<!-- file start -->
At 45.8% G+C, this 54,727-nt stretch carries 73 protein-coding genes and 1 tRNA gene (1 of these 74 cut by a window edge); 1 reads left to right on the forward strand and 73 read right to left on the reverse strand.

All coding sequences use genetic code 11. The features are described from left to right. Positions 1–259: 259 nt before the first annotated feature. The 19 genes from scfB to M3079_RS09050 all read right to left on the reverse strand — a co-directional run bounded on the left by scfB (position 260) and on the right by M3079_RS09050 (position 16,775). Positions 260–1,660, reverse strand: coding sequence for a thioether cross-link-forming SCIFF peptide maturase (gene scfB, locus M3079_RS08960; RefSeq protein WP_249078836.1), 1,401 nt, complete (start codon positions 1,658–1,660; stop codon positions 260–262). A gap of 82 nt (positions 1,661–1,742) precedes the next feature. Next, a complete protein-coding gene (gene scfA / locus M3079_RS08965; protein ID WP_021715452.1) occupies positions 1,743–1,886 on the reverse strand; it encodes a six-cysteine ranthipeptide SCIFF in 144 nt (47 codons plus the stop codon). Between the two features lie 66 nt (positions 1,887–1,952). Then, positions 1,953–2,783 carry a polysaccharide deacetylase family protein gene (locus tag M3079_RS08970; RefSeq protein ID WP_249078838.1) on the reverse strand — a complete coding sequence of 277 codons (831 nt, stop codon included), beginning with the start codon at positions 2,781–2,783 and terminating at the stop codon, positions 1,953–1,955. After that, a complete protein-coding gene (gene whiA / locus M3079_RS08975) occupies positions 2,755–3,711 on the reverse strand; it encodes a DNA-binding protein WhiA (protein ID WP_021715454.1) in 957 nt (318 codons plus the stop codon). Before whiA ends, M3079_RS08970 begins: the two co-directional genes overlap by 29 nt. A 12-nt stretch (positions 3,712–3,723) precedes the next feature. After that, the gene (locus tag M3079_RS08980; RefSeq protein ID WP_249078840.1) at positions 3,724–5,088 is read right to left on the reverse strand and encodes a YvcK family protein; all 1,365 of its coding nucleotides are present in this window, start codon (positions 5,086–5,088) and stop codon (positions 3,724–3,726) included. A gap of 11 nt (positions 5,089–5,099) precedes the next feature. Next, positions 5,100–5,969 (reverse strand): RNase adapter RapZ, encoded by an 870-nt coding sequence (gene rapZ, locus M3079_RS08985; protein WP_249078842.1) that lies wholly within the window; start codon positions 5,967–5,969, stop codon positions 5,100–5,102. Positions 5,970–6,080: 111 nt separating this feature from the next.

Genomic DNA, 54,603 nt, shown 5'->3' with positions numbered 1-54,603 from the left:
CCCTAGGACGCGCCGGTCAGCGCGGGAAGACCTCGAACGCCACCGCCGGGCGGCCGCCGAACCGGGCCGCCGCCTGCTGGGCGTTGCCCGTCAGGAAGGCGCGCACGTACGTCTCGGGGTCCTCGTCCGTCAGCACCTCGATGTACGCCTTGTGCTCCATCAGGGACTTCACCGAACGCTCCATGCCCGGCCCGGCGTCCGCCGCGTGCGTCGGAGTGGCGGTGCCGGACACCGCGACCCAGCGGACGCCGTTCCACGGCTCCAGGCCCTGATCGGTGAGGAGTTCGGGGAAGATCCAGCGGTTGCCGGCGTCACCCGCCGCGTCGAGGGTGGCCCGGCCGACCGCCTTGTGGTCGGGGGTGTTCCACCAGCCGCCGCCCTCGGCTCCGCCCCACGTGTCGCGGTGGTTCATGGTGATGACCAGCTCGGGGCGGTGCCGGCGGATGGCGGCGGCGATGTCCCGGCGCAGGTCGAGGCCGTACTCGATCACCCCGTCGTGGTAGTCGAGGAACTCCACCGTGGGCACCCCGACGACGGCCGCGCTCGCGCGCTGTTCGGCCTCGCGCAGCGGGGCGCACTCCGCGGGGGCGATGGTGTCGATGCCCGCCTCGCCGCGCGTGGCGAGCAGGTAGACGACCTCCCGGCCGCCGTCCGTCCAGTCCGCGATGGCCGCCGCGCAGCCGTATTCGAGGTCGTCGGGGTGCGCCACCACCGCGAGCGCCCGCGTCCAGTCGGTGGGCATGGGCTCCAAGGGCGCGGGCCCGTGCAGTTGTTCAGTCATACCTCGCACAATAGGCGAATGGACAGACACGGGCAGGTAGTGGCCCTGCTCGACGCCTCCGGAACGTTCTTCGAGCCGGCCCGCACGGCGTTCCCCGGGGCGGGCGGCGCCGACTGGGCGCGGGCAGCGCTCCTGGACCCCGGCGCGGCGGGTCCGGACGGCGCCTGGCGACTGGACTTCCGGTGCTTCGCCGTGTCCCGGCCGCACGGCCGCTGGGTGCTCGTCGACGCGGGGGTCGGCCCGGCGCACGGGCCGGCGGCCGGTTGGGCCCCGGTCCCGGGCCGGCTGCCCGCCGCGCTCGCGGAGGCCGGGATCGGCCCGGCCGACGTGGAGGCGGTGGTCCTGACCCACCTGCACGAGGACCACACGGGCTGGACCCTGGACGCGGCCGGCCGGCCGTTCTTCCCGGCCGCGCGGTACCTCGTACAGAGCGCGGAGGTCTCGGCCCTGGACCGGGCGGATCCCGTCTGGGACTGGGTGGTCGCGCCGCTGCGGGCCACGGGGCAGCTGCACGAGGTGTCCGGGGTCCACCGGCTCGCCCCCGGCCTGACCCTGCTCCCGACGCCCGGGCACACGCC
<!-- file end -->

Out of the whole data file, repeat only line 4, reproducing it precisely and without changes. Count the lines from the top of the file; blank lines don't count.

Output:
CCCTAGGACGCGCCGGTCAGCGCGGGAAGACCTCGAACGCCACCGCCGGGCGGCCGCCGAACCGGGCCGCCGCCTGCTGGGCGTTGCCCGTCAGGAAGGCGCGCACGTACGTCTCGGGGTCCTCGTCCGTCAGCACCTCGATGTACGCCTTGTGCTCCATCAGGGACTTCACCGAACGCTCCATGCCCGGCCCGGCGTCCGCCGCGTGCGTCGGAGTGGCGGTGCCGGACACCGCGACCCAGCGGACGCCGTTCCACGGCTCCAGGCCCTGATCGGTGAGGAGTTCGGGGAAGATCCAGCGGTTGCCGGCGTCACCCGCCGCGTCGAGGGTGGCCCGGCCGACCGCCTTGTGGTCGGGGGTGTTCCACCAGCCGCCGCCCTCGGCTCCGCCCCACGTGTCGCGGTGGTTCATGGTGATGACCAGCTCGGGGCGGTGCCGGCGGATGGCGGCGGCGATGTCCCGGCGCAGGTCGAGGCCGTACTCGATCACCCCGTCGTGGTAGTCGAGGAACTCCACCGTGGGCACCCCGACGACGGCCGCGCTCGCGCGCTGTTCGGCCTCGCGCAGCGGGGCGCACTCCGCGGGGGCGATGGTGTCGATGCCCGCCTCGCCGCGCGTGGCGAGCAGGTAGACGACCTCCCGGCCGCCGTCCGTCCAGTCCGCGATGGCCGCCGCGCAGCCGTATTCGAGGTCGTCGGGGTGCGCCACCACCGCGAGCGCCCGCGTCCAGTCGGTGGGCATGGGCTCCAAGGGCGCGGGCCCGTGCAGTTGTTCAGTCATACCTCGCACAATAGGCGAATGGACAGACACGGGCAGGTAGTGGCCCTGCTCGACGCCTCCGGAACGTTCTTCGAGCCGGCCCGCACGGCGTTCCCCGGGGCGGGCGGCGCCGACTGGGCGCGGGCAGCGCTCCTGGACCCCGGCGCGGCGGGTCCGGACGGCGCCTGGCGACTGGACTTCCGGTGCTTCGCCGTGTCCCGGCCGCACGGCCGCTGGGTGCTCGTCGACGCGGGGGTCGGCCCGGCGCACGGGCCGGCGGCCGGTTGGGCCCCGGTCCCGGGCCGGCTGCCCGCCGCGCTCGCGGAGGCCGGGATCGGCCCGGCCGACGTGGAGGCGGTGGTCCTGACCCACCTGCACGAGGACCACACGGGCTGGACCCTGGACGCGGCCGGCCGGCCGTTCTTCCCGGCCGCGCGGTACCTCGTACAGAGCGCGGAGGTCTCGGCCCTGGACCGGGCGGATCCCGTCTGGGACTGGGTGGTCGCGCCGCTGCGGGCCACGGGGCAGCTGCACGAGGTGTCCGGGGTCCACCGGCTCGCCCCCGGCCTGACCCTGCTCCCGACGCCCGGGCACACGCC